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In addition to serving our clients, our attorneys are active in publishing articles, conducting seminars and giving speeches. Our firm also issues many press releases and is frequently mentioned in various news sources. These resources are available for information purposes only and may be obtained by using the various search functions below.

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Nov 03 2017

The National Practitioner Data Bank and a U.S. District Court Disagree on Mandatory Reporting Criterion

A Federal statute requires that any health care entity that "takes a professional review action that adversely affects the clinical privileges of a physician for a period longer than 30 days" file a report with the National Practitioner Data Bank ("NPDB"). See 42 U.S. Code § 11133. The statute has broadly been understood to mean that a restriction of privileges is reportable once it has been in place for 31 days. The U.S. District Court for the Eastern District of Texas recently challenged that understanding. See Walker v. Mem'l Health Sys., 231 F. Supp. 3d 210 (E.D. Tex. 2017).

In Walker, the court determined a hospital erred by reporting a privilege restriction that spanned more than 30 days because the sanction that stipulated the terms of the restriction failed to specify duration. The court concluded "whether a proctoring sanction is reportable should be established by the terms of the sanction at the time it is delivered, and not by whether, in fact, it takes more than 30 days to satisfy the requirement." After Walker, the NPDB appeared to take aim at the court's interpretation by releasing a policy statement explaining that it is the impact of a sanction that makes it reportable, not the way in which the sanction was written. In the NPDB's view, a restriction is reportable once it has been in place for 31 days, regardless of the expected length of the restriction when issued.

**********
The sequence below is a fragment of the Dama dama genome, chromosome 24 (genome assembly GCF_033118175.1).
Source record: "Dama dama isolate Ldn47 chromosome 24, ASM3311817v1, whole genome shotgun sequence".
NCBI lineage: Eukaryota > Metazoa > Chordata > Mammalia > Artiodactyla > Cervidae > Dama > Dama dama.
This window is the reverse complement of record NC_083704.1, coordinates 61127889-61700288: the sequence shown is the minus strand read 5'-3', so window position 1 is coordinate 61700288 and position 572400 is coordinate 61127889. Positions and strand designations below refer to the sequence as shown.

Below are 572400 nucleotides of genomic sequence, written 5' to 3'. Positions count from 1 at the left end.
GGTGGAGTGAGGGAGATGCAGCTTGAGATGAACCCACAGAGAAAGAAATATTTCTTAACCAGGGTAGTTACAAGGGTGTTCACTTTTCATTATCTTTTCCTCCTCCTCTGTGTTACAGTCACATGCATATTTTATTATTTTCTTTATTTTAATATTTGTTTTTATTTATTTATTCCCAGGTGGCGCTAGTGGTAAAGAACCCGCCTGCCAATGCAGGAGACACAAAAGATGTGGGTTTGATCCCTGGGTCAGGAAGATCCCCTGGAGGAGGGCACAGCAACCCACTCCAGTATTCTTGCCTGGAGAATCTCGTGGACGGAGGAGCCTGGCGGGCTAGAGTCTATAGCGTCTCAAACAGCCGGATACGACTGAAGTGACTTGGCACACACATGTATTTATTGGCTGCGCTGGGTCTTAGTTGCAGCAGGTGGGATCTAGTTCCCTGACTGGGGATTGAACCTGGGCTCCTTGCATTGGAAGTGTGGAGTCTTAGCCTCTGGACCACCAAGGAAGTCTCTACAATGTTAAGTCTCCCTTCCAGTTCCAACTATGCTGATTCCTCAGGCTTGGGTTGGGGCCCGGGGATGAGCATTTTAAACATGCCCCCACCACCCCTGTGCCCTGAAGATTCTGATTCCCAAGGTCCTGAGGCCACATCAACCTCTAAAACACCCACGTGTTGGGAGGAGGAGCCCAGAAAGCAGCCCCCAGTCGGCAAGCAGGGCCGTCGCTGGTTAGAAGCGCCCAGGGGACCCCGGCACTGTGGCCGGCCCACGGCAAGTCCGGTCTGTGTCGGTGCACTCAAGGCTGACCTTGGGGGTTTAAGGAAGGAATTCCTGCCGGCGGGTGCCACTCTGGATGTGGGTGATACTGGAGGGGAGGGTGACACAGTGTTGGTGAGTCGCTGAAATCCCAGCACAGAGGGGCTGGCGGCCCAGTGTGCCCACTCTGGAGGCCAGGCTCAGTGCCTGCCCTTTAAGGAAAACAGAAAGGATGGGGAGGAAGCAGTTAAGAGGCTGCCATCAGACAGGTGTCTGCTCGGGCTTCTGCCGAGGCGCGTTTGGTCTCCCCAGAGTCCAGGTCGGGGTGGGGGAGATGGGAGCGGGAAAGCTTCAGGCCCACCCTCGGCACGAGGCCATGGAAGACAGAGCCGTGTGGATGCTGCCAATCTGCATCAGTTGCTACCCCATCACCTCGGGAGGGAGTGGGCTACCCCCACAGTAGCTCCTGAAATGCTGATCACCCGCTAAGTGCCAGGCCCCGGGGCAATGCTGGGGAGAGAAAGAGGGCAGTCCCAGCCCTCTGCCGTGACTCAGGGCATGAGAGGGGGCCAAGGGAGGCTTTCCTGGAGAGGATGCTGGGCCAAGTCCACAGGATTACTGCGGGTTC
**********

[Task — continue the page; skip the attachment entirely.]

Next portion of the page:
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Oct 31 2017

Don't Mess With Texas ... Or At Least the Attorneys that Attended the 2017 ICSC Legal Conference

The 2017 ICSC Legal Conference was held in San Antonio, Texas and (as usual) both the topics addressed and accompanying discussions did not disappoint. From year to year many of the topics remain the same. However, there are always a number of hot issues that garner a significant amount of attention. The following is a summary of the hottest issues that were discussed at more than one session at the conference.

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Oct 10 2017

Adding Clarity to the Elimination of Domestic Partner Benefits for Local Government Employers

The response to our October 4 Legal Update has been overwhelming. Many of our clients and friends have responded with a variety of questions, and some misunderstandings, about this new law and the applicable effective dates. This Legal Update seeks to add clarity to the Wisconsin Legislature's recent decision to prohibit domestic partner benefits from being offered through school district, county, and municipal insurance plans and more specifically answer questions we have received regarding the new law.

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Oct 09 2017

New Partnership Tax Audit Rules Require Action

This article originally appeared in Wisconsin LawyerOctober 2017 issue.

Significant changes to the way entities taxed as partnerships are audited and the tax from audit adjustments is collected generally become effective for returns filed for taxable years beginning after Dec. 31, 2017. Such entities include limited partnerships, limited liability partnerships (LLPs), and multi-member limited liability companies (LLCs) that have not elected to be taxed as corporations.1 Law firms will need to consider the effects of these changes not only on clients but also potentially on the entity in which the firm conducts business.

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